You will soon be able to use India’s own navigation system — NavIC — to look for directions on your smartphones or cars as the country is all set to roll out its desi version.
What do you do when you are dependent on a global power, and it ditches you when you need it the most? You decide to become self-reliant. That’s what India set out to do two decades ago, and is now on the verge of accomplishment.
The Indian Space Research Organisation (ISRO) has been working on a regional satellite navigation system called Indian Regional Navigation Satellite System (IRNSS) or NavIC to meet user requirements of positioning, navigation and timing services.
The navigation system will help in terrestrial, aerial and marine navigation. It will also help people track vehicles, manage fleets and disasters as well as a map and capture geological data.
Two decades later, NavIC, India’s own GPS which has been developed to challenge the current GPS system of the West, is in the final stages of launch. It will soon be offered as an Indian counter to foreign systems currently being used by companies and others.“Request for Proposal (RFP) has been called to start the implementation of NavIC so that the platform can be rolled out and popularised,” IT secretary Ajay Prakash Sawhney told.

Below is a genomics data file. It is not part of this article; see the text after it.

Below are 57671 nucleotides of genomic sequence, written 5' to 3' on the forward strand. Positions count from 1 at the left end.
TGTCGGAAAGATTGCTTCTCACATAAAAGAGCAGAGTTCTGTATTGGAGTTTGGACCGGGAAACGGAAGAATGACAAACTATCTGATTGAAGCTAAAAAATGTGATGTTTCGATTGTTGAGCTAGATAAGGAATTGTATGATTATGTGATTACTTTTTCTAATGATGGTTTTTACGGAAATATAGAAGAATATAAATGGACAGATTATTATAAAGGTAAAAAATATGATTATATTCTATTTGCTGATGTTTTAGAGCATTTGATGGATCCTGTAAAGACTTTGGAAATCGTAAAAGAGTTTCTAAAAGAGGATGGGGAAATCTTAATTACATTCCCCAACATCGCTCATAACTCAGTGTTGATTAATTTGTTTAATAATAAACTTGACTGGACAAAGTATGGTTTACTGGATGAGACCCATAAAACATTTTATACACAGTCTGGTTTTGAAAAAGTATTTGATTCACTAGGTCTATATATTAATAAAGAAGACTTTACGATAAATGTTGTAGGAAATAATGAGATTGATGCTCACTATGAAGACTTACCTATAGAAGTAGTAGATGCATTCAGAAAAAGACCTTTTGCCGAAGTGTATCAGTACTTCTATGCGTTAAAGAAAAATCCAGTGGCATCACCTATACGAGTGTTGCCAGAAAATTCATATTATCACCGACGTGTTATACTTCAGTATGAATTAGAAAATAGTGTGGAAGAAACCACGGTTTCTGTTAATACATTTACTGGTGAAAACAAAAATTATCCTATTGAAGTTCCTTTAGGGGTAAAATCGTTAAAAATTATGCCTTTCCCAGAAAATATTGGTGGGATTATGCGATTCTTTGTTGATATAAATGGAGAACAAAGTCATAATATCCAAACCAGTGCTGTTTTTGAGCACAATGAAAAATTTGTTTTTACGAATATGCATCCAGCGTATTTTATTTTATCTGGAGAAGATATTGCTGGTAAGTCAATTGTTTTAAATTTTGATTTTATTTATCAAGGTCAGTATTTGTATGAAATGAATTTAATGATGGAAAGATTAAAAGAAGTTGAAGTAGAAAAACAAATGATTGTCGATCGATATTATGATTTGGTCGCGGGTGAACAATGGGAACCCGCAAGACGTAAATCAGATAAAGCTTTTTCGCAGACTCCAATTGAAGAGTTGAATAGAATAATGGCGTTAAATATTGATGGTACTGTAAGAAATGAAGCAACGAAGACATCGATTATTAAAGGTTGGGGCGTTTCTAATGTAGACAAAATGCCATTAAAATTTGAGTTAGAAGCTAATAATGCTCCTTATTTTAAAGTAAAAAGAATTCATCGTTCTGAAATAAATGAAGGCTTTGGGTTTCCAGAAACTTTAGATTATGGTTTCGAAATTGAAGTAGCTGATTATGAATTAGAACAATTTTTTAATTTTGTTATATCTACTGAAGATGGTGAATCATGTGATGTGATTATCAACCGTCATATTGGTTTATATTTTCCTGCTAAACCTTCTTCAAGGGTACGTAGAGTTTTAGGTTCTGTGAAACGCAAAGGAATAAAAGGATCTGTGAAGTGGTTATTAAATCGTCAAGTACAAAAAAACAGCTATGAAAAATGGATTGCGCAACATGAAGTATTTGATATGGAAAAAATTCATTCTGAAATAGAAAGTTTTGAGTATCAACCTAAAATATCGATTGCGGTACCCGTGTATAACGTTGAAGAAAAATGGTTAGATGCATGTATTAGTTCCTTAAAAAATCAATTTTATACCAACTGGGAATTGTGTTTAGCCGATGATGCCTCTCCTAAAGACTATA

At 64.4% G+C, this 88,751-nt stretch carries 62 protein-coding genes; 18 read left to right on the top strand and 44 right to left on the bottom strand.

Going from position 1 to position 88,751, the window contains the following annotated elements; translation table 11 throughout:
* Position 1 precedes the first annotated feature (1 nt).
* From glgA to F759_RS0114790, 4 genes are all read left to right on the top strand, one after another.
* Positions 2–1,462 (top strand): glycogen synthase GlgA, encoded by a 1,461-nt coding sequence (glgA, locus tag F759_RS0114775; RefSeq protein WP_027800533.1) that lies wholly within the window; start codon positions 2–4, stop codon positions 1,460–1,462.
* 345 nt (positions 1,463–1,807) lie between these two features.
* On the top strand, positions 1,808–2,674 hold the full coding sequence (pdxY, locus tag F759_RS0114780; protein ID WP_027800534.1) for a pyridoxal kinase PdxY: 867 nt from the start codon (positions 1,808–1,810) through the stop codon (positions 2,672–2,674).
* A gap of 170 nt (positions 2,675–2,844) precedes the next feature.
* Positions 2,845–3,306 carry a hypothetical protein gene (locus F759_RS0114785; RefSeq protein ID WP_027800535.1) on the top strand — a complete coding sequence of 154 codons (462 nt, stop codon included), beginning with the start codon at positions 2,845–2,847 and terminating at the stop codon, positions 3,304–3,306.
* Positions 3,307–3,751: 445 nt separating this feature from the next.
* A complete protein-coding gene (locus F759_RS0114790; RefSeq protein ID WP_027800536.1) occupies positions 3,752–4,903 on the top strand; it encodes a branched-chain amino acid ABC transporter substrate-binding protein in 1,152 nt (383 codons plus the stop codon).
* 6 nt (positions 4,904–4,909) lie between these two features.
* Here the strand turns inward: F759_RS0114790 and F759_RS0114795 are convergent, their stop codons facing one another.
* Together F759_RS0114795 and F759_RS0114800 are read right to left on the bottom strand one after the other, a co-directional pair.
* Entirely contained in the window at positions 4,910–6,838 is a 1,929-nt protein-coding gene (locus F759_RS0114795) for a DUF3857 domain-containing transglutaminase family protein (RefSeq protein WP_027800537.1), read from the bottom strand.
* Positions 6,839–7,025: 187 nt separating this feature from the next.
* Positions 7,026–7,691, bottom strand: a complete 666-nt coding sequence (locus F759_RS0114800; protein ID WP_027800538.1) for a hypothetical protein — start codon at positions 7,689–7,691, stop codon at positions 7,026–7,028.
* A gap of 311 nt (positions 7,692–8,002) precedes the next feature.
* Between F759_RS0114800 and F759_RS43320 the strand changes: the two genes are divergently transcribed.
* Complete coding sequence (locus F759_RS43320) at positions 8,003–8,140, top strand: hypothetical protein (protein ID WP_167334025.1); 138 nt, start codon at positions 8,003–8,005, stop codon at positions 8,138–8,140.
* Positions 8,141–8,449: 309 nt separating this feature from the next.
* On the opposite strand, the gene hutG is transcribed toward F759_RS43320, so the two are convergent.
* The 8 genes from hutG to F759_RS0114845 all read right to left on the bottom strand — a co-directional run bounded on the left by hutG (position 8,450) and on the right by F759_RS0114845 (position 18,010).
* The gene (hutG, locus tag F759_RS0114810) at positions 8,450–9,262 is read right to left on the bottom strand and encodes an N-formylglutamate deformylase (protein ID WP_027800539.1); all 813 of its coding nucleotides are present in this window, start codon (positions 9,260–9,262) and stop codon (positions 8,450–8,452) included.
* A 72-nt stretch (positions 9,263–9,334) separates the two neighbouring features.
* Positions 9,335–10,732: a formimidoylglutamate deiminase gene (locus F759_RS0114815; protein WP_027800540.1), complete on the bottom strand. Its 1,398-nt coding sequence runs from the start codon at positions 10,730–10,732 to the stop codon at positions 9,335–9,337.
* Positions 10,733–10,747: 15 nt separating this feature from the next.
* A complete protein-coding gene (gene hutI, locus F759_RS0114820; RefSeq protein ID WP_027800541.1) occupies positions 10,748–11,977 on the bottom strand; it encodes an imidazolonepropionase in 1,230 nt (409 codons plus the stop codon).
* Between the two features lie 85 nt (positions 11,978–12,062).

The GPS was named NavIC (‘Navigation with Indian Constellation’ whose Hindi meaning is ‘sailor’ or ‘navigator’), by Prime Minister Narendra Modi after the launch of Indian Regional Navigation Satellite System (IRNSS) 1G, the last of the seven dedicated satellites, in 2016.
- The Indian Regional Navigation Satellite System (IRNSS) will work through a constellation of seven satellites. These seven satellites are currently functioning satisfactorily from their designated orbital positions.
- India’s desi navigation will challenge foreign GPS systems as it is considered to be more accurate with a position accuracy of five metres. The GPS has a position accuracy of 20-30 metres.
- The navigation satellite covers only India and its surroundings within 1,500 kilometres from the country’s border.
- The Request for Proposal (RFP) has been called to start the implementation of NavIC. Once it is launched officially, the platform will be popularized, according to IT secretary Ajay Prakash Sawhney.
- The cost of this indigenous navigation system is believed to be around Rs 1,400 crore.
- The NavIC can be embedded on chips and other devices as well as on-vehicle navigation systems.
- With this, India will enter the club of select countries which have their own positioning systems such as America (GPS), Russia (GLONASS) and European Union (Galileo).
With seven satellites, the NavIC covers only India and its surroundings and is considered to be more accurate than the American system. NavIC will provide standard positioning service to all users with a position accuracy of 5 meters. The GPS, on the other hand, has a position accuracy of 20-30 metre. The indigenous navigation system is believed to have cost Isro around Rs 1,400 crore and will aid terrestrial, aerial and marine navigation, vehicle tracking and fleet management, disaster management, mapping and geodetic data capture, visual and voice navigation for drivers.